Missy Franklin

Missy Franklin on her dream relay, unusual autographs, ‘the worm’

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Five-time Olympic swimming medalist Missy Franklin took time last week to answer questions from OlympicTalk as she announced a new role as a Laureus Ambassador.

Here are excerpts from the Q&A:

OlympicTalk: You met Mark Spitz for the first time when you won the Laureus Sportswoman of the Year last March. What do you remember about what he told you?

Franklin: We were with Mark for the majority of the weekend, dinner events and leading up to the actual award ceremony, him presenting my award, which was literally a dream come true. It seems like yesterday, and it also feels like 10 years ago.

One of the things that really struck me was we were at a dinner, and I think he introduced me to someone as the greatest female swimmer in the world. I was like, Mark, you can’t say that! Just to have him introduce me to people like that. Here I am having Mark Spitz say that about me.

OlympicTalk: What’s your upcoming schedule?

Franklin: I have three weeks left in my semester. I have two finals and a couple of papers to write. The finals are in anthropology and molecular and cell biology.

OlympicTalk: When’s your next swim meet?

Franklin: Probably not [the Pro Swim Series at] Charlotte [May 14-17], because it’s so close to finals. I am planning on [the Pro Swim Series at] Santa Clara [Calif., June 18-21].

OlympicTalk: Who would win an 800m freestyle race — Michael Phelps or Katie Ledecky?

Franklin: I don’t think you could even answer that. Those are two people who you could never count them out, ever. It doesn’t matter what race they’re in, what they’re doing. I honestly couldn’t say, but I think it would be pretty fun.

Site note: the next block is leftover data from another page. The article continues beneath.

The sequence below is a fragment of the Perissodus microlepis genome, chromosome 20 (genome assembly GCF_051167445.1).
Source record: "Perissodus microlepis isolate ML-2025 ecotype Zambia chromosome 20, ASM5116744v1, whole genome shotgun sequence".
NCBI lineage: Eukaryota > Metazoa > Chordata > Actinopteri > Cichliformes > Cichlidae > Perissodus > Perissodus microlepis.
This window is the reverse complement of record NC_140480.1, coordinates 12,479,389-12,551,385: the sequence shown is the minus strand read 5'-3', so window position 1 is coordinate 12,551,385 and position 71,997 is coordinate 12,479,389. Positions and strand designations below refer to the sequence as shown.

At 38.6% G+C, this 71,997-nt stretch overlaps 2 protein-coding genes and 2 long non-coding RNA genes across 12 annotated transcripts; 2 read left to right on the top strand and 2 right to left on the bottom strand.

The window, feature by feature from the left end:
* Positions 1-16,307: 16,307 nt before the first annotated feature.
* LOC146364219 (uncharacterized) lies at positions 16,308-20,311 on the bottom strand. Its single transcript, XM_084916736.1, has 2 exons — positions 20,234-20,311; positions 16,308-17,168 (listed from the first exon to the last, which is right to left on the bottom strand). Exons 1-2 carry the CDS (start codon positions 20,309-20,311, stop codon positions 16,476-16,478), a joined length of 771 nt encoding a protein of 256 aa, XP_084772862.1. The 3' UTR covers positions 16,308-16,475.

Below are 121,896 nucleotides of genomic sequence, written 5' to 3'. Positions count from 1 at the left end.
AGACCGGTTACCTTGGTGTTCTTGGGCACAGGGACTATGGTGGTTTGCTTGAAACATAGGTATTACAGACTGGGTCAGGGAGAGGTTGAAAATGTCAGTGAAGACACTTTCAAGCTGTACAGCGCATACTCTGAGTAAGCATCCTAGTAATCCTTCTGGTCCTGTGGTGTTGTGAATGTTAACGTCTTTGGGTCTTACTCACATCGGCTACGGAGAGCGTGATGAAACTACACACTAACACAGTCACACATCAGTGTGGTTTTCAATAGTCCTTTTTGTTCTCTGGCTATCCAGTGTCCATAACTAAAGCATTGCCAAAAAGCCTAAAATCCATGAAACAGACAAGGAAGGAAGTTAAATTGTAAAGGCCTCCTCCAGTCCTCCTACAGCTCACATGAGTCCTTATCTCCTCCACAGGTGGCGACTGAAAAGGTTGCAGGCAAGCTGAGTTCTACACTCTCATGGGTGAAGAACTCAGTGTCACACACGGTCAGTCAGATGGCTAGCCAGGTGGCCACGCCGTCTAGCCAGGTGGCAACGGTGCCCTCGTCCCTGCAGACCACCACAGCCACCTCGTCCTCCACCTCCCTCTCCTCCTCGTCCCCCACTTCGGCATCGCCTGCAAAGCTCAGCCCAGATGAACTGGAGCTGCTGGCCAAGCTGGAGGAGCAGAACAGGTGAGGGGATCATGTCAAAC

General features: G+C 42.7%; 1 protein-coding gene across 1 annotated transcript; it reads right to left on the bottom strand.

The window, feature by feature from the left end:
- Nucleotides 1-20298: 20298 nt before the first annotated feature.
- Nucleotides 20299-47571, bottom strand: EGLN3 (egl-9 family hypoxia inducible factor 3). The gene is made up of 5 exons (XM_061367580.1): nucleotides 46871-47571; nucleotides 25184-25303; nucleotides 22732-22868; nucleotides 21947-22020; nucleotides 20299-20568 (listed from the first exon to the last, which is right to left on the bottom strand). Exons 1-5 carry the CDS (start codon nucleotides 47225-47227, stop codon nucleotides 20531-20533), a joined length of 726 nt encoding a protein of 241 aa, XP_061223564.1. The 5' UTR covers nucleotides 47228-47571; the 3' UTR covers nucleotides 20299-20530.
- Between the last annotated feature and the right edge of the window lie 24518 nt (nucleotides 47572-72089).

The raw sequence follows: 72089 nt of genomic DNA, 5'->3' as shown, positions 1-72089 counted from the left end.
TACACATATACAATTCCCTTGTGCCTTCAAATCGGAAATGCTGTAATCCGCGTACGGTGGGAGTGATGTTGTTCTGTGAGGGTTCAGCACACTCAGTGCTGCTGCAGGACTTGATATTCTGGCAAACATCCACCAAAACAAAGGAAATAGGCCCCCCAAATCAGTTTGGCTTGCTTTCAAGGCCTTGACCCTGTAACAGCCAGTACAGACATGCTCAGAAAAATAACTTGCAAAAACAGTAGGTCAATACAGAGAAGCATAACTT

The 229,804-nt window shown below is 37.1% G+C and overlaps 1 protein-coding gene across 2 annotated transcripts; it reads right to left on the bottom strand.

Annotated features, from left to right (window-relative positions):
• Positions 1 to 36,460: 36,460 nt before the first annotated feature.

OlympicTalk: Have you ever thought about racing against men?

Franklin: Actually there was a lot of talk after NCAAs that I should race [Stanford’s] David Nolan while he does a 200 [individual medley] and I do 200 freestyle. I don’t know why that came up.

Editor’s Note: Nolan won the NCAA title in the 200-yard individual medley in 1:39.38, becoming the first swimmer to go sub-1:40 in that event. Franklin won the NCAA title in the 200-yard freestyle in 1:39.10, breaking her American record by 1.21 seconds.

OlympicTalk: Which swimmers have you asked for autographs?

Franklin: I think the only time I really ever asked for autographs was at [2008 Olympic] trials. A bunch of my friends that were there, they knew I would be on the pool deck, so I had a better chance of getting to [the famous swimmers] than other people. I was terrified. I was scared out of my mind to talk to these people. The two people I got them from were Megan Jendrick and Cullen Jones. They probably don’t remember this at all. They were both so sweet. It’s so funny looking back on that, this dinky 13-year-old totally star struck. Now I’m texting Megan and her husband all the time. They’re sending me pictures of their beautiful children. And Cullen and I are such great friends.